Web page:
Uzbekistan overview


A new approach by the Uzbekistan authorities has allowed the EBRD to re-engage in the country, open a new Resident Office in Tashkent and prepare a new Country Strategy adopted by the Board of Directors in September 2018.

The document identifies the following operational and strategic priorities for the EBRD’s work in Uzbekistan:

  1. Enhancement of competitiveness by strengthening the role of the private sector’s role in the economy
  2. Promotion of green energy and resource solutions across sectors
  3. Support increased regional and international cooperation and integration.

The Bank’s new phase of engagement with the country was prompted by a major reform programme launched by the authorities in February 2017 moving towards a more open, integrated market economic model, improving international relations, strengthening the rule of law and judicial independence and achieving the liberalisation of the foreign exchange rate. Reducing the state’s presence in the economy, improving the business environment and facilitation of foreign direct investments are among the top priorities of the Uzbek authorities.

The new EBRD strategy for Uzbekistan recognises the need to strengthen the country’s democratic institutions, expand the role of civil society, provide greater freedom to mass media and promote women’s entrepreneurship. The Bank will also continue monitoring progress on the eradication of forced and child labour in sectors such as the cotton growing industry.

The EBRD's latest Uzbekistan strategy was adopted on 19 September 2018.

Current EBRD forecast for Uzbekistan's Real GDP Growth in 2018: 5.0%

Current EBRD forecast for Uzbekistan's Real GDP Growth in 2019: 4.5%

Economic growth slightly decelerated in 2018 following a decline to 5.3 per cent growth in 2017 from the official rate of 7.8 per cent in 2016. GDP growth was 5.2 per cent year-on-year in the first three quarters of 2018. The slowdown was caused by a deterioration of the trade balance, with exports declining by 0.3 per cent year-on-year in January-September 2018 and imports expanding by 33.3 per cent year-on-year in the same period. In addition, growth of domestic consumption eased in response to price increases. While Uzbekistan’s reform push lays the ground for solid growth in the years to come, the price and exchange rate liberalisation and the reduction of subsidies has led to the adjustment of relative prices and double-digit inflation (15.7 per cent year-on-year in August 2018) The liberalisation of foreign trade led to higher exports of meat and some other goods, and price increases in response to the higher overall demand.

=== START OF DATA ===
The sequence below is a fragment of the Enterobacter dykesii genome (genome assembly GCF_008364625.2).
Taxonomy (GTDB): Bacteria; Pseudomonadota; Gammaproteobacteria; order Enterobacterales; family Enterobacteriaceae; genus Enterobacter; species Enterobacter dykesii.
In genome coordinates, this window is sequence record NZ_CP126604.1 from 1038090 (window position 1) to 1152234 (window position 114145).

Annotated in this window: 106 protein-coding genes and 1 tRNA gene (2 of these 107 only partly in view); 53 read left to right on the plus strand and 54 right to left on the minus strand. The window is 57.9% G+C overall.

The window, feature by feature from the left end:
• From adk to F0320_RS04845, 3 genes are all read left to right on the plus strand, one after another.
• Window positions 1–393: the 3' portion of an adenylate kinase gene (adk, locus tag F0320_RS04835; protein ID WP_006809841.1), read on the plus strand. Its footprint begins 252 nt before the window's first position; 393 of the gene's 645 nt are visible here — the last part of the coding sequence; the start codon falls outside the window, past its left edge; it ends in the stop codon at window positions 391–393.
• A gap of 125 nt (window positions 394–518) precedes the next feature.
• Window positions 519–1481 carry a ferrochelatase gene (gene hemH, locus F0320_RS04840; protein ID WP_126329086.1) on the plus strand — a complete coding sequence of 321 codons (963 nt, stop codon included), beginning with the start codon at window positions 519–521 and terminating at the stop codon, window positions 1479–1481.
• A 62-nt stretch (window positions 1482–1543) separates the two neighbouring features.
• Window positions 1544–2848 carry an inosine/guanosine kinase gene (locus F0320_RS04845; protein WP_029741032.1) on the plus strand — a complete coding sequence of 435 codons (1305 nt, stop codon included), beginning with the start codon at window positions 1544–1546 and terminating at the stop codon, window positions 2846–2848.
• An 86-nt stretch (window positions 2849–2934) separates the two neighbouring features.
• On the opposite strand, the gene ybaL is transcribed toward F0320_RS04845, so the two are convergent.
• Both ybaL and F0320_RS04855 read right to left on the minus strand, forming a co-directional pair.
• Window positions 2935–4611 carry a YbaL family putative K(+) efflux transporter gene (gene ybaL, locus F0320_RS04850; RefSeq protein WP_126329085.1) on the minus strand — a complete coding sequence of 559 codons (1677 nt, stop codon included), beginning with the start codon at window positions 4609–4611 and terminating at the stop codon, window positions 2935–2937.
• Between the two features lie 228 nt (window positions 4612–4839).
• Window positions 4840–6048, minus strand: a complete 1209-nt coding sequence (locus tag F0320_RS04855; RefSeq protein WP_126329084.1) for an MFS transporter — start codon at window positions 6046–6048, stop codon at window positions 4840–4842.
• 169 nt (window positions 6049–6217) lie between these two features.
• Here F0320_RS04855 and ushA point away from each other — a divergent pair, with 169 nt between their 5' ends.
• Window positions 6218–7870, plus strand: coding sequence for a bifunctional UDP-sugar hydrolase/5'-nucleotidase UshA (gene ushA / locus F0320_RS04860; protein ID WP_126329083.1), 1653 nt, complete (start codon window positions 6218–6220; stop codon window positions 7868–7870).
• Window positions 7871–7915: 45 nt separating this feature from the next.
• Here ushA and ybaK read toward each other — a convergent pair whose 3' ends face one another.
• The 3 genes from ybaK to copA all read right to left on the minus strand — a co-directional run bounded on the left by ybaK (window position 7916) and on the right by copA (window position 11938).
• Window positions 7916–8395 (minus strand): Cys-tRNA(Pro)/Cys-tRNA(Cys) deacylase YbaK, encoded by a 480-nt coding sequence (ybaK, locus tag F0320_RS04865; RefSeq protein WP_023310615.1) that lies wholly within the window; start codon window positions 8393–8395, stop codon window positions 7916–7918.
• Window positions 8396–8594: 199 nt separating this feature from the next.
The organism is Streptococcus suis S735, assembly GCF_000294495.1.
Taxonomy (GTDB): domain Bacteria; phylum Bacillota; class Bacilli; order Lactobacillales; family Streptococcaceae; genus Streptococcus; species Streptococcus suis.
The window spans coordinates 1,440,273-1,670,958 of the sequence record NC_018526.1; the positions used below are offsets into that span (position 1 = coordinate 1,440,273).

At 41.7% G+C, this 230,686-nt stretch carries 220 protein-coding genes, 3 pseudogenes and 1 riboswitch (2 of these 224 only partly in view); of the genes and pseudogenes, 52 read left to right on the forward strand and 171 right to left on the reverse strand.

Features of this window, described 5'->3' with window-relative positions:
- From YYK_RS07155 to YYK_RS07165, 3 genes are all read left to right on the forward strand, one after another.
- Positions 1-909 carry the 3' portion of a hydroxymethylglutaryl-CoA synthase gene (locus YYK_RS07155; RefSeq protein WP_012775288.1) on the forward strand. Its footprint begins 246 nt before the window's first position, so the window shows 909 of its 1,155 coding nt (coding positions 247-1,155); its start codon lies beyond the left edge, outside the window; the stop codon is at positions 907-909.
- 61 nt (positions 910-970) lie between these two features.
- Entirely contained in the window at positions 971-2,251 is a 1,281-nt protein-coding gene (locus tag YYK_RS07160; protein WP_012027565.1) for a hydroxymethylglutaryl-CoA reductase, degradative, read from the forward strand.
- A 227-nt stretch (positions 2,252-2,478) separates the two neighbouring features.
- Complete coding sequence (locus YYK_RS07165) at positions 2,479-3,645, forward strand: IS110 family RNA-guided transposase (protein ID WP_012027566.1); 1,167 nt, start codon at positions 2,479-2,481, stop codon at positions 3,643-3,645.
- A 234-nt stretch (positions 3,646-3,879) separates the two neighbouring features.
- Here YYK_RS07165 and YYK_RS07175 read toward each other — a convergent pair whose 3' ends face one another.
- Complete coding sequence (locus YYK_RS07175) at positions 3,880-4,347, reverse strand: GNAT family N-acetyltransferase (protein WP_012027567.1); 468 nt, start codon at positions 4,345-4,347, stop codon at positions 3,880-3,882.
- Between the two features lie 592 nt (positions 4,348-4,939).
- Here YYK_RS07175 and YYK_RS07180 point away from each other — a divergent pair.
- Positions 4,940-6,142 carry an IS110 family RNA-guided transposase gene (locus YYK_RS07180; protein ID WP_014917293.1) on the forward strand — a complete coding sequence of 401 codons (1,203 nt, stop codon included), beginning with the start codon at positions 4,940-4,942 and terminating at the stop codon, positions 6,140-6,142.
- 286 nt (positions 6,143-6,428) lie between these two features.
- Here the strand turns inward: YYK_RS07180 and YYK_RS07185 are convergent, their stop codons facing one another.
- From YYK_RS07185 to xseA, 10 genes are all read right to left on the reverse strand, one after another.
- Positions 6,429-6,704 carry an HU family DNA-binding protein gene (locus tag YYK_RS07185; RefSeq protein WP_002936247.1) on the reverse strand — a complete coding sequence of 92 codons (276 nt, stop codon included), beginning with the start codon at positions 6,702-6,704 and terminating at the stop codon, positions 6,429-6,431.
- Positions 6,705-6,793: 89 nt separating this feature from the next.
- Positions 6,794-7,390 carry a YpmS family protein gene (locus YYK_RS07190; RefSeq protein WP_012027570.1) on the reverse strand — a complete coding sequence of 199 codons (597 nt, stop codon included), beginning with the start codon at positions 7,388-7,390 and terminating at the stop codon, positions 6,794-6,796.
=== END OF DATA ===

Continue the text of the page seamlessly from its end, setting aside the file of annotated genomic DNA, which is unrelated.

The high inflation and some exchange rate weakening prompted the central bank to tighten monetary policy in September 2018 and hike the policy rate hike from 14.0 per cent, were it stood since June 2017, to 16.0 per cent. The current account was in deficit by around US$ 1 billion in the first half of 2018, although the growing trade balance deficit was partially offset by remittances inflows. The exchange rate started appreciating at the beginning of 2018 until September 2018, when mild depreciation pressures set in. Overall, the som strengthened by 2 per cent in the first nine months of 2018. GDP growth may slow somewhat to 5.0 per cent in 2018 as a whole and to 4.5 per cent next year as a consequence of a deceleration in real income growth due to inflation and a further widening of the trade deficit.